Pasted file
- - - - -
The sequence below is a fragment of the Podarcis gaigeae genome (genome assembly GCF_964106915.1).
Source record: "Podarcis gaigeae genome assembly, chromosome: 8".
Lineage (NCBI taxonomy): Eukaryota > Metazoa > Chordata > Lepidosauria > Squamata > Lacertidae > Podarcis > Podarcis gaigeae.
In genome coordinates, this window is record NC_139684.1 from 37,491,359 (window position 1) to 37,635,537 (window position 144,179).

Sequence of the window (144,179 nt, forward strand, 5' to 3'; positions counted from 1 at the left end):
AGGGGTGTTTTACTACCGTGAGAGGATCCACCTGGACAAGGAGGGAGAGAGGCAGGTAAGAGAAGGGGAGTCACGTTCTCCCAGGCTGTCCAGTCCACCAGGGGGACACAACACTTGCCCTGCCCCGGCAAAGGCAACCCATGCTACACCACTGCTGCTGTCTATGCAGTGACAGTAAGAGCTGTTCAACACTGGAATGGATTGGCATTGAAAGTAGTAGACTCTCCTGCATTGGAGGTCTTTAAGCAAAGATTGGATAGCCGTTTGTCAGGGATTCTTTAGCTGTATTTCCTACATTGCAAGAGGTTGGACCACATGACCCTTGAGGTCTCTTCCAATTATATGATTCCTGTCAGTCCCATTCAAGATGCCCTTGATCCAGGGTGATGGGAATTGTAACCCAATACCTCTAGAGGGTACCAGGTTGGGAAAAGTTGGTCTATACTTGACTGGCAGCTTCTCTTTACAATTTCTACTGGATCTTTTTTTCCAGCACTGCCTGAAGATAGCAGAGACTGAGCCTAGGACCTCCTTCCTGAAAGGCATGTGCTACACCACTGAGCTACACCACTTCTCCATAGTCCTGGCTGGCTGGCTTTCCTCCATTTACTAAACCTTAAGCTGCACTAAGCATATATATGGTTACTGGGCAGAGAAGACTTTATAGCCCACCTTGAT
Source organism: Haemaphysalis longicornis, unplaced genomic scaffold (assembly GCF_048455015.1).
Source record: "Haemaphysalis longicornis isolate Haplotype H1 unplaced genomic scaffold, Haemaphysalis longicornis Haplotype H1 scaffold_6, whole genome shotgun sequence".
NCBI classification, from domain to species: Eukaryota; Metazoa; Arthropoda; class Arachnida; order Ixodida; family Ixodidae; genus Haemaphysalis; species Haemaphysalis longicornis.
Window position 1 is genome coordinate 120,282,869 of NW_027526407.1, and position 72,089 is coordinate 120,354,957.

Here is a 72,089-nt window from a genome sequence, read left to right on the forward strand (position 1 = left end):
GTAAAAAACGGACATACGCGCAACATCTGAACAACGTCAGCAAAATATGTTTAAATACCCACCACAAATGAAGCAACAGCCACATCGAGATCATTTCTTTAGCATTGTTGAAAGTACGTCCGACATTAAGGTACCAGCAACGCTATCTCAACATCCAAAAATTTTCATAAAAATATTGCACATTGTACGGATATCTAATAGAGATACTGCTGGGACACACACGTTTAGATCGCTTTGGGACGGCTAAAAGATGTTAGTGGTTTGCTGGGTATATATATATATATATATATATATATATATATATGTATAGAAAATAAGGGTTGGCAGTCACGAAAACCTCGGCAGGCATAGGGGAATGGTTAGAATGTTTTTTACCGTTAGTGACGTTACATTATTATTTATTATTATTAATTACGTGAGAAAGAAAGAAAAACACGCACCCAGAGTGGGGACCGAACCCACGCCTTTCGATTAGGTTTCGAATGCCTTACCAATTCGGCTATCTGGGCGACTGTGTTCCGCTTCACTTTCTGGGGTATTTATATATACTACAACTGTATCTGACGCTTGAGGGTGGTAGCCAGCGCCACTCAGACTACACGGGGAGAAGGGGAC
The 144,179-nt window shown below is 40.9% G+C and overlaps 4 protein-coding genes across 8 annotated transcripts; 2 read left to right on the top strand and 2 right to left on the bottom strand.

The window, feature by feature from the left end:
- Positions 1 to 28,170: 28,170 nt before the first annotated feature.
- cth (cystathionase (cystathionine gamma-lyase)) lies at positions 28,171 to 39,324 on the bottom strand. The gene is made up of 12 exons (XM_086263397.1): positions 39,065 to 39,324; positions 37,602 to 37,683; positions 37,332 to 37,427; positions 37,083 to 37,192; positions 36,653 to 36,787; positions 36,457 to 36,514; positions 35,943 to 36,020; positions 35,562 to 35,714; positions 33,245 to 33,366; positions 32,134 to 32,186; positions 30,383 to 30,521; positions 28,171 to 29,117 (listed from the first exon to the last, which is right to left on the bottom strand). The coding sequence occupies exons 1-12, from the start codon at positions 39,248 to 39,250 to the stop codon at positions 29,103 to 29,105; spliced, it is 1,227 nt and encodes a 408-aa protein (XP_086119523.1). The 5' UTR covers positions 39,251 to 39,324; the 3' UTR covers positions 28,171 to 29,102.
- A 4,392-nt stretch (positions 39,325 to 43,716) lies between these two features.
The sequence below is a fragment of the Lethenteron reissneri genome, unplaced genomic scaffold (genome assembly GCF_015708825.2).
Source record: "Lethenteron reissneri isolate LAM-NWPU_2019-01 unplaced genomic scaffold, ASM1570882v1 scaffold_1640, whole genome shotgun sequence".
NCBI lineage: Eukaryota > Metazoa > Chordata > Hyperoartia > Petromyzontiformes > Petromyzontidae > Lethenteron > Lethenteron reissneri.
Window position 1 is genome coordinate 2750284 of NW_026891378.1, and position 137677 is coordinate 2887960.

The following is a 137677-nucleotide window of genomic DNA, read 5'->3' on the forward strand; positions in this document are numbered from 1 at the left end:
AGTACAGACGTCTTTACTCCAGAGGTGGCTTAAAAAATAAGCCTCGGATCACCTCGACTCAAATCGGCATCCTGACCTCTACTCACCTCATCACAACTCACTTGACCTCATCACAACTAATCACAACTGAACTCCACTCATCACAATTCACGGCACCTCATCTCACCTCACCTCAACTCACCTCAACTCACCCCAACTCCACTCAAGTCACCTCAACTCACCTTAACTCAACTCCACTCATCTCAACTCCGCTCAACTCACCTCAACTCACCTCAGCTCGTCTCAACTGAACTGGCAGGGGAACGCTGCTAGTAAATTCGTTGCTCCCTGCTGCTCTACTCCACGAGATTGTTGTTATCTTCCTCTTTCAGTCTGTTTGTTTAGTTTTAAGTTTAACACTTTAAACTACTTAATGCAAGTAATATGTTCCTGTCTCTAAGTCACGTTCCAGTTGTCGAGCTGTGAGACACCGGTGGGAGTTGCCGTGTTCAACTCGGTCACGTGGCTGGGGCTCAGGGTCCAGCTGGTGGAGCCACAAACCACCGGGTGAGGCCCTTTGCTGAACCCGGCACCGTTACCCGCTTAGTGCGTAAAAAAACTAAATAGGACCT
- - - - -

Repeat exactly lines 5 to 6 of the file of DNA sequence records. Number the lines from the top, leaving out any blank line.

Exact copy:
Sequence of the window (144,179 nt, forward strand, 5' to 3'; positions counted from 1 at the left end):
AGGGGTGTTTTACTACCGTGAGAGGATCCACCTGGACAAGGAGGGAGAGAGGCAGGTAAGAGAAGGGGAGTCACGTTCTCCCAGGCTGTCCAGTCCACCAGGGGGACACAACACTTGCCCTGCCCCGGCAAAGGCAACCCATGCTACACCACTGCTGCTGTCTATGCAGTGACAGTAAGAGCTGTTCAACACTGGAATGGATTGGCATTGAAAGTAGTAGACTCTCCTGCATTGGAGGTCTTTAAGCAAAGATTGGATAGCCGTTTGTCAGGGATTCTTTAGCTGTATTTCCTACATTGCAAGAGGTTGGACCACATGACCCTTGAGGTCTCTTCCAATTATATGATTCCTGTCAGTCCCATTCAAGATGCCCTTGATCCAGGGTGATGGGAATTGTAACCCAATACCTCTAGAGGGTACCAGGTTGGGAAAAGTTGGTCTATACTTGACTGGCAGCTTCTCTTTACAATTTCTACTGGATCTTTTTTTCCAGCACTGCCTGAAGATAGCAGAGACTGAGCCTAGGACCTCCTTCCTGAAAGGCATGTGCTACACCACTGAGCTACACCACTTCTCCATAGTCCTGGCTGGCTGGCTTTCCTCCATTTACTAAACCTTAAGCTGCACTAAGCATATATATGGTTACTGGGCAGAGAAGACTTTATAGCCCACCTTGAT